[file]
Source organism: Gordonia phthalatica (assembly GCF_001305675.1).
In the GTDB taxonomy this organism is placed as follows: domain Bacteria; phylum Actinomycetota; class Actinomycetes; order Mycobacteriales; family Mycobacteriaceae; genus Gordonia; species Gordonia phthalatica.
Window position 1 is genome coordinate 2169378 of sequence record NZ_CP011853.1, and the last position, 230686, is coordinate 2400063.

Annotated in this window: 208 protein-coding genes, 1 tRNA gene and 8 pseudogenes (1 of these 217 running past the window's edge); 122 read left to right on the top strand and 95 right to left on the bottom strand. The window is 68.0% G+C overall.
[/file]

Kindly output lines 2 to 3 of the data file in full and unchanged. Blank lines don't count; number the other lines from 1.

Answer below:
In the GTDB taxonomy this organism is placed as follows: domain Bacteria; phylum Actinomycetota; class Actinomycetes; order Mycobacteriales; family Mycobacteriaceae; genus Gordonia; species Gordonia phthalatica.
Window position 1 is genome coordinate 2169378 of sequence record NZ_CP011853.1, and the last position, 230686, is coordinate 2400063.